NYT: Russians discussed using Manafort, Flynn to influence Trump

Months before the presidential election, U.S. spies collected intelligence showing senior Russian officials discussing how to exert influence over Donald Trump using his advisers, The New York Times reported Wednesday.

Their discussions centered around then-adviser Lt. Gen. Michael Flynn and Paul Manafort, Trump’s campaign adviser at the time, according to three current and former U.S. officials.

Both men had indirect ties to Moscow and the Russian officials were confident that they could be used to sway President TrumpDonald John TrumpPaul Ryan defends Navy admiral after Trump's criticism Trump discussing visit overseas to troops following criticism: report Retired Army General: Trump is ‘acting like an 8th grader’ in attacking ex-Navy SEAL who led bin Laden operation MORE, according to The Times.

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Some of the officials boasted of their close ties to Flynn, while others weighed using their relationship to the deposed president of Ukraine, Viktor Yanukovych, who at one time employed Manafort.

Yanukovych, who was backed by Russian President Vladimir Putin, is now living in exile in Russia.

The information U.S. spies collected over the summer was considered credible enough by intelligence agencies to pass along to the FBI. The bureau opened its probe into possible coordination between campaign officials and Russia in July.

On Tuesday, former CIA Director John Brennan told lawmakers that he passed along intelligence to the bureau showing Trump campaign associates had interactions with Russian officials.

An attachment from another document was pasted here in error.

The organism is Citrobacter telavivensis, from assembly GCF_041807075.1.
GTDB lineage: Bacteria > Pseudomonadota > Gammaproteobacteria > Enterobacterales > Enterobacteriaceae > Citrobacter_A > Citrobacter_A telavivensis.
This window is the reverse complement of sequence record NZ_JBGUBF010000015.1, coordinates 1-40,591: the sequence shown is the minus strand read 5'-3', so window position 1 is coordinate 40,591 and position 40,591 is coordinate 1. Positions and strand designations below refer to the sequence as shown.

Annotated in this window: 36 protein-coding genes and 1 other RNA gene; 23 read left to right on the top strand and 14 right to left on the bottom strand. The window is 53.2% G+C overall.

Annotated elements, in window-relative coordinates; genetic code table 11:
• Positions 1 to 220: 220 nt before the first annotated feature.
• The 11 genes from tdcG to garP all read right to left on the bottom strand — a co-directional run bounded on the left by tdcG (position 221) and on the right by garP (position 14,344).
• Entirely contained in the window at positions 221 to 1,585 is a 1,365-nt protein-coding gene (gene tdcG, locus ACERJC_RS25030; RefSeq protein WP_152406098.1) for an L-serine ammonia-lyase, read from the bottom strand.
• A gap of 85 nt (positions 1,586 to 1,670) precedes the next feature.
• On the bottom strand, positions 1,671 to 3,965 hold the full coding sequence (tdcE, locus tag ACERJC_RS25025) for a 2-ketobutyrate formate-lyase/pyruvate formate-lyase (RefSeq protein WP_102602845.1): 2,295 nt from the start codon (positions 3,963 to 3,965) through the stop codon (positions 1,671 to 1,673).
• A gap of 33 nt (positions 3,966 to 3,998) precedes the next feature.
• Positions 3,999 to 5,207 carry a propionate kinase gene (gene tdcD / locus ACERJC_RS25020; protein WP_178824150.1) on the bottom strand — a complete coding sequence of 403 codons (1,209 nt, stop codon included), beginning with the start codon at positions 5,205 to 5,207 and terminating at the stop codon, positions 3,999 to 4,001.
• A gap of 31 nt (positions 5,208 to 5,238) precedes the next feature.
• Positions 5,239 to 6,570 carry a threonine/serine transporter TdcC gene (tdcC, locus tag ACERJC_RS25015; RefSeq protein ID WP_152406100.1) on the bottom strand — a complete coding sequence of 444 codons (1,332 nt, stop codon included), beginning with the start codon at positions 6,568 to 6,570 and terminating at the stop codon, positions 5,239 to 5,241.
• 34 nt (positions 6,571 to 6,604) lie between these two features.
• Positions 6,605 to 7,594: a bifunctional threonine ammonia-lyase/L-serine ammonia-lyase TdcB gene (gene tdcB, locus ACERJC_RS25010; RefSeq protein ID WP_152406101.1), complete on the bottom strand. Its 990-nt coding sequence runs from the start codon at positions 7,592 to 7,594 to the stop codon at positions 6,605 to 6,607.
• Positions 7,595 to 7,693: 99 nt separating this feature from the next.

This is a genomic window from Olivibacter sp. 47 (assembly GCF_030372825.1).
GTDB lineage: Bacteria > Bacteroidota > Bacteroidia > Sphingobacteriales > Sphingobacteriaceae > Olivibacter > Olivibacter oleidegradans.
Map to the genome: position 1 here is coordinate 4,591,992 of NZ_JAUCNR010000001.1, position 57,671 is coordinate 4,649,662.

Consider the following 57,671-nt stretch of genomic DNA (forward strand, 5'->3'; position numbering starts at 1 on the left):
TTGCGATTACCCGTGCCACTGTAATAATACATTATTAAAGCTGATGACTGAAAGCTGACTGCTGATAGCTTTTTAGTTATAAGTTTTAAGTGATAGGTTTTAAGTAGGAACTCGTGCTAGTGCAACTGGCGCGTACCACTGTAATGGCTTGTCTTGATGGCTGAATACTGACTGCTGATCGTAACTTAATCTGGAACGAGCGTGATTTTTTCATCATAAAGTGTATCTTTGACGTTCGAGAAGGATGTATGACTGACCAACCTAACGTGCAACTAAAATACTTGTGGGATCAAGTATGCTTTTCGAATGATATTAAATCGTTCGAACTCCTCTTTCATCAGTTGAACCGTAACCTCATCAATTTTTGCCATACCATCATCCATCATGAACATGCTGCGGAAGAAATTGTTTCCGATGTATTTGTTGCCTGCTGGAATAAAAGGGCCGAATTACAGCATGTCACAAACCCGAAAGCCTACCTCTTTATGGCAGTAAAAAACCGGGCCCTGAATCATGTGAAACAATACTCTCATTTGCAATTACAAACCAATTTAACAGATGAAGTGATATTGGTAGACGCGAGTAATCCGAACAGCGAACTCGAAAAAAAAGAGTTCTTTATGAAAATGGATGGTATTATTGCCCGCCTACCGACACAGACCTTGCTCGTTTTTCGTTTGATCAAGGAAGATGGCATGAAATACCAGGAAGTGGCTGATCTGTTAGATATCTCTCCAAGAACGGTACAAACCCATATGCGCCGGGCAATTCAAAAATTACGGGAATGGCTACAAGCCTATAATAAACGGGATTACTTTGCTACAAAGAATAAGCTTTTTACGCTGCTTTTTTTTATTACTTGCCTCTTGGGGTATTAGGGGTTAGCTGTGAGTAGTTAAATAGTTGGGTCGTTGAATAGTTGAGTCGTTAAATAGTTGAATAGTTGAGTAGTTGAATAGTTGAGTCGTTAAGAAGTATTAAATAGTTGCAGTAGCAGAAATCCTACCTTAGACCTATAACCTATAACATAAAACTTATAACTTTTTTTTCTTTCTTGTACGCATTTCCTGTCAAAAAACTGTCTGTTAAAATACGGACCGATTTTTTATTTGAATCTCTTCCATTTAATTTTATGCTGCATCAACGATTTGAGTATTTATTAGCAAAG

Those interactions left him “concerned” about the possibility of collusion, Brennan said, arguing that the information “raised questions in my mind about whether Russia was able to gain the cooperation of those individuals” — whether wittingly or unwittingly.

He insisted that he did not know if there had been any intentional collusion between those campaign associates, whom he declined to name, and emphasized it is possible for an individual to be recruited by Russian intelligence services without his knowledge.

The degree of intentional cooperation between Trump campaign advisers and Russian officials is one of the central questions of the federal investigation into Russian meddling in the 2016 election, now being led by special counsel Robert Mueller.

Trump has repeatedly denied any collusion between his campaign and Moscow.

Manafort’s connections to Russia eventually led to his departure from the Trump campaign, after secret ledgers emerged with his name on them, showing millions of dollars in undisclosed payments from Yanukovych.

Flynn, who was ousted as national security adviser in February for misleading Vice President Pence about the contents of interactions with the Russian ambassador to the U.S., has been a point of fierce scrutiny in the various investigations into election meddling.

The former intelligence official has long advocated a stronger partnership with Russia to combat the Islamic State in Iraq and Syria, and in 2015 took tens of thousands of dollars in payments from the Russian state-backed network RT. He then failed to tell the government about the payments when he reapplied for his security clearance.

Trump has continued to back Flynn, citing a “witch hunt” against him.